What makes one person more capable of making wise informed financial decisions, more than another person? Maturity? Experience? Intelligence? Education? Most likely, it's a combination of experience and common sense. There's no lesson quite as meaningful as the one we learn from a bad first-hand experience so, very often, the best advice will come from someone who's been burnt financially in the past!
It might seem that it's wise to never ever borrow and just live within our means throughout our whole lives. While there's certainly something to be said for that, debt is not always a bad thing. It's not necessarily wise to suggest to a young person or a potential mortgage-holder that they simply resist the urge to borrow. Effective debt-management often makes a great deal more sense than a total lack of debts in the first place. After all, one of the main criteria that banks use when assessing an applicant's suitability for a loan is credit rating i.e. the applicant's history of borrowing and, more importantly, history of repaying.
No amount of financial education can match life experience. The older generation are often at pains to point out to college leavers and young married couples that they shouldn't get in over their heads with borrowing because banks can suck us dry. That is true and, although the temptation might be to rush in and borrow regardless of such advice, it's wise to pay heed to such advice, though you don't have to be quite as cautious as all that!
Financial wisdom, in short, is knowing that indebtedness, in itself, is not necessarily a bad thing but it's the amount of debts and the quality of debts that's very important to consider. For example, the decision to buy a house requires a great deal of planning and some very serious shopping around.
Some points to consider:
- How much can you afford to pay back?
- Never ever over-borrow. Banks have a habit of making an extra $10,000 in mortgage debt seem like nothing when it's broken down into 12 months a year over 30 years. What's a few extra dollars a week after all? Well that kind of thinking is exactly what will land you in trouble in a few years. A few extra dollars a week on every borrowing we undertake in our lives quickly adds up to a debt we cannot afford. So, in other words, taking our a mortgage is wise, taking out a mortgage we cannot afford is unwise.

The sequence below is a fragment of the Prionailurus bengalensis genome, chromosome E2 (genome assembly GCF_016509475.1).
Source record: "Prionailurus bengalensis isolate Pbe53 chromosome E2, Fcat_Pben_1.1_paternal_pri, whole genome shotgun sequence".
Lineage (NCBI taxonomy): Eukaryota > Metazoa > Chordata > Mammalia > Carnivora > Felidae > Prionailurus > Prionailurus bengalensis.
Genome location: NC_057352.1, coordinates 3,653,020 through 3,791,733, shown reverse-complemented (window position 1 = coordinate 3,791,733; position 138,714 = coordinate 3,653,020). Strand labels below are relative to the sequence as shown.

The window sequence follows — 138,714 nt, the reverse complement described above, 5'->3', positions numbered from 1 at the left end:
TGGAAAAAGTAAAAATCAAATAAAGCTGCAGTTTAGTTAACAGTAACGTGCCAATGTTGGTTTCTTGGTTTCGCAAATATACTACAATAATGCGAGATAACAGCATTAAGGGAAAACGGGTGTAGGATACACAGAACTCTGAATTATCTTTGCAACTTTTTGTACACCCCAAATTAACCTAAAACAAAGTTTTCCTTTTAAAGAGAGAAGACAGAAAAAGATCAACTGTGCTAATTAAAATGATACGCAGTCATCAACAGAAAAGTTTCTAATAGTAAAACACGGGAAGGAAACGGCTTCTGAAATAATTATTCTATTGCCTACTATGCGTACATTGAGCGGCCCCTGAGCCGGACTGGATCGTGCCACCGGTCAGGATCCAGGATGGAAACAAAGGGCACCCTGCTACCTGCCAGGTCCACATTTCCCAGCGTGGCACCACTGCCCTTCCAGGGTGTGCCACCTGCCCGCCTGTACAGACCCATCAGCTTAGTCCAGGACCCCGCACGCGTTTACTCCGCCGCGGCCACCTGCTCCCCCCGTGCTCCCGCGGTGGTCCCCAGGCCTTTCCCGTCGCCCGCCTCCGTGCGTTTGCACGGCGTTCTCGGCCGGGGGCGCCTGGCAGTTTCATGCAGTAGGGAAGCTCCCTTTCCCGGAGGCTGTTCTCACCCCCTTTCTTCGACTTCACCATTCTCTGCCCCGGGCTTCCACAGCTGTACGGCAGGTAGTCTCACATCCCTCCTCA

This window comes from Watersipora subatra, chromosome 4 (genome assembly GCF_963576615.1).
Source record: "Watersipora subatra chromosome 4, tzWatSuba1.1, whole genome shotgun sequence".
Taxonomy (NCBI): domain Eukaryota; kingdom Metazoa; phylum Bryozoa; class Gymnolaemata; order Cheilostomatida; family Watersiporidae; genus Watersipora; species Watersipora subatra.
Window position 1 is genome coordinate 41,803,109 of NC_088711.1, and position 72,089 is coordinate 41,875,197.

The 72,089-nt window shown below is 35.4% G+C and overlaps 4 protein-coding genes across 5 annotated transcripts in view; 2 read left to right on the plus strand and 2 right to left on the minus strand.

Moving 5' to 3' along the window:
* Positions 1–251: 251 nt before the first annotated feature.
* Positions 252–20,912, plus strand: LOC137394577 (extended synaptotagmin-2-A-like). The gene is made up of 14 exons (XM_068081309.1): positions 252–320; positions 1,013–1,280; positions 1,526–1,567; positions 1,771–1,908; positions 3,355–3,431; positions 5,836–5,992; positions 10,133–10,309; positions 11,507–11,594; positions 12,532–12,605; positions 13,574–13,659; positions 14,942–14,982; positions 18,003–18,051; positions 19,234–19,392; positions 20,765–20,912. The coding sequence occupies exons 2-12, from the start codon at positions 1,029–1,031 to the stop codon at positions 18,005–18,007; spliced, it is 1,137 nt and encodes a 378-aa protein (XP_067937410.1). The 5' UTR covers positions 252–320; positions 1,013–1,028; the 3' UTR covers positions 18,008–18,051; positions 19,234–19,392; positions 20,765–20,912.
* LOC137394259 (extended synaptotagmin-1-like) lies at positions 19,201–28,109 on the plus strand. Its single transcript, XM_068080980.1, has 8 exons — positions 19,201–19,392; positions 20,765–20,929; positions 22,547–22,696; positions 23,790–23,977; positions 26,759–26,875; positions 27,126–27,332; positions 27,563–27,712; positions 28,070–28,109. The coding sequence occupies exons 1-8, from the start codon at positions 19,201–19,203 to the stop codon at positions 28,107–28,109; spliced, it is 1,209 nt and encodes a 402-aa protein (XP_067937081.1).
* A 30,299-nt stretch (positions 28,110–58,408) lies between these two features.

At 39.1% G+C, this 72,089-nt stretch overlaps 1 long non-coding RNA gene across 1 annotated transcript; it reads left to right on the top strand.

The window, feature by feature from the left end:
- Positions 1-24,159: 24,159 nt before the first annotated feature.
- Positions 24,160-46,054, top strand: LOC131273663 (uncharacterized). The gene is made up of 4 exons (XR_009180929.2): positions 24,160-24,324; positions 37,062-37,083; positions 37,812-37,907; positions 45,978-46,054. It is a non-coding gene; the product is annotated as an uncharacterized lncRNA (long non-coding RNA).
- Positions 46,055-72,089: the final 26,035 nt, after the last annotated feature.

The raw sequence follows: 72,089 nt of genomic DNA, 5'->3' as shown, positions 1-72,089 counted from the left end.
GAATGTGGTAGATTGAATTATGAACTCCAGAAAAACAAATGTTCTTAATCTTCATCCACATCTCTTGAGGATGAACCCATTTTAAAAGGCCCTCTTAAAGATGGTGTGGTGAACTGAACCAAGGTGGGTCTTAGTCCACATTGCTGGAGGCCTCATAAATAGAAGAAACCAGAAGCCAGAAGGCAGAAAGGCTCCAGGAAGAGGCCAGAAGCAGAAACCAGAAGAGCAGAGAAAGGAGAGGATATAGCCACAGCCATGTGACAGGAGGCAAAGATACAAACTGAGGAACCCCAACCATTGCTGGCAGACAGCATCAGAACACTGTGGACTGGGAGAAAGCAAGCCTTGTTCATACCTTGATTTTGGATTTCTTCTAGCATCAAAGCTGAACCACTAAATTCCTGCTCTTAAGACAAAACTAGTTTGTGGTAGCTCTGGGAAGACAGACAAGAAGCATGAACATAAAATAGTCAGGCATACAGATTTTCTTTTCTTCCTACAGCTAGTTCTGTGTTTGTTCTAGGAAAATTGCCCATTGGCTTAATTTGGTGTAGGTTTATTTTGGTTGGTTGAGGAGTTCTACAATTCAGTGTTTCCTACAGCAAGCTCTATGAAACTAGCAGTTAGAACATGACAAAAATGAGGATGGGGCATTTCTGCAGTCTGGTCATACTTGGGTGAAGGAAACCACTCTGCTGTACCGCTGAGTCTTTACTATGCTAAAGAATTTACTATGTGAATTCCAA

- What is the interest rate?
In the early and mid nighties there was a huge influx of new lenders to the market. Every Tom, Dick and Harry thought they had the know-how to advise us on our financial futures and every street was awash with new mortgage lenders offering competitive rates or tempting perks, for example, 'free legal fees', '100% mortgages offered' or 'no repayments for the first year'. Those so-called 'benefits' might seem tempting at first glance but when we're dealing with an outlay of $200k or $300k, those 'perks' are meaningless. What really matters is the interest rate. If one bank is charging 5% over 30 years and another is charging 5.5% but offering 'no repayment for 6 months', do you know how much extra you'll end paying to the latter bank? On a mortgage of $200k over 30 years that extra .5% adds up to $30k so do you still think that 6-months no-repayment offer is good?
Financial wisdom comes from experience and if that experience is combined with basic common sense (e.g. the ability to see past tempting 'offers') you'll have all the financial wisdom you need to make it through life without crippling debts.
I have many hobbies except finance. One of them is writing on how to do people search for free and reconnect with people.